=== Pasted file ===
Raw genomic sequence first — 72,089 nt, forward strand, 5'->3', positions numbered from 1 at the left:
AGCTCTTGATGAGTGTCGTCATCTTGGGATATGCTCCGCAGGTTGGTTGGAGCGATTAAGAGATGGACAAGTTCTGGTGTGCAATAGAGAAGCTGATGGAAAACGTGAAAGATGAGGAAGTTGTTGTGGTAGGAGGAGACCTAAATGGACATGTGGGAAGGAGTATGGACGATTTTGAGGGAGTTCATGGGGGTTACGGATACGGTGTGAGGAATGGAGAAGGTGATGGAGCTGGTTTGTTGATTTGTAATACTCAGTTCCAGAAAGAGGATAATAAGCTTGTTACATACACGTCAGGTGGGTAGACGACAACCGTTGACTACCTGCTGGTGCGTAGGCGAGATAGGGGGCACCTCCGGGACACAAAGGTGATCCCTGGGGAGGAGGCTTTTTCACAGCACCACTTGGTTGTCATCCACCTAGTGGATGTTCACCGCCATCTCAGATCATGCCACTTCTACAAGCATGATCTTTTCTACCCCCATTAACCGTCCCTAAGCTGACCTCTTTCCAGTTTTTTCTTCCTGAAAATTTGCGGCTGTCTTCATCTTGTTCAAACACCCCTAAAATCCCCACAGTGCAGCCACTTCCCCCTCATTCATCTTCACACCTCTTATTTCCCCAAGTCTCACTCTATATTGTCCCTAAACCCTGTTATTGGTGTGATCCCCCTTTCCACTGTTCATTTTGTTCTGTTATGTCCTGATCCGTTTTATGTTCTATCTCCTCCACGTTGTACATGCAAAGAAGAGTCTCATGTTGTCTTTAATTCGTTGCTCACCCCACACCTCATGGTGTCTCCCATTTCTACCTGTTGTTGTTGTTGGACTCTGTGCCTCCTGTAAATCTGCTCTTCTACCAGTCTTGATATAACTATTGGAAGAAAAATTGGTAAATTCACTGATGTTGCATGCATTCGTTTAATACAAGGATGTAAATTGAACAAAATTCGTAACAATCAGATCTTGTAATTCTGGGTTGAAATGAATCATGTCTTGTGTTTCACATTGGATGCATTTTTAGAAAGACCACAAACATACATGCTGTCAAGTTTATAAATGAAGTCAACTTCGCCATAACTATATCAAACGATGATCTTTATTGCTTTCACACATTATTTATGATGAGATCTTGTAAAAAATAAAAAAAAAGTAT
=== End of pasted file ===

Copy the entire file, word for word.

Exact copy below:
Raw genomic sequence first — 72,089 nt, forward strand, 5'->3', positions numbered from 1 at the left:
AGCTCTTGATGAGTGTCGTCATCTTGGGATATGCTCCGCAGGTTGGTTGGAGCGATTAAGAGATGGACAAGTTCTGGTGTGCAATAGAGAAGCTGATGGAAAACGTGAAAGATGAGGAAGTTGTTGTGGTAGGAGGAGACCTAAATGGACATGTGGGAAGGAGTATGGACGATTTTGAGGGAGTTCATGGGGGTTACGGATACGGTGTGAGGAATGGAGAAGGTGATGGAGCTGGTTTGTTGATTTGTAATACTCAGTTCCAGAAAGAGGATAATAAGCTTGTTACATACACGTCAGGTGGGTAGACGACAACCGTTGACTACCTGCTGGTGCGTAGGCGAGATAGGGGGCACCTCCGGGACACAAAGGTGATCCCTGGGGAGGAGGCTTTTTCACAGCACCACTTGGTTGTCATCCACCTAGTGGATGTTCACCGCCATCTCAGATCATGCCACTTCTACAAGCATGATCTTTTCTACCCCCATTAACCGTCCCTAAGCTGACCTCTTTCCAGTTTTTTCTTCCTGAAAATTTGCGGCTGTCTTCATCTTGTTCAAACACCCCTAAAATCCCCACAGTGCAGCCACTTCCCCCTCATTCATCTTCACACCTCTTATTTCCCCAAGTCTCACTCTATATTGTCCCTAAACCCTGTTATTGGTGTGATCCCCCTTTCCACTGTTCATTTTGTTCTGTTATGTCCTGATCCGTTTTATGTTCTATCTCCTCCACGTTGTACATGCAAAGAAGAGTCTCATGTTGTCTTTAATTCGTTGCTCACCCCACACCTCATGGTGTCTCCCATTTCTACCTGTTGTTGTTGTTGGACTCTGTGCCTCCTGTAAATCTGCTCTTCTACCAGTCTTGATATAACTATTGGAAGAAAAATTGGTAAATTCACTGATGTTGCATGCATTCGTTTAATACAAGGATGTAAATTGAACAAAATTCGTAACAATCAGATCTTGTAATTCTGGGTTGAAATGAATCATGTCTTGTGTTTCACATTGGATGCATTTTTAGAAAGACCACAAACATACATGCTGTCAAGTTTATAAATGAAGTCAACTTCGCCATAACTATATCAAACGATGATCTTTATTGCTTTCACACATTATTTATGATGAGATCTTGTAAAAAATAAAAAAAAAGTAT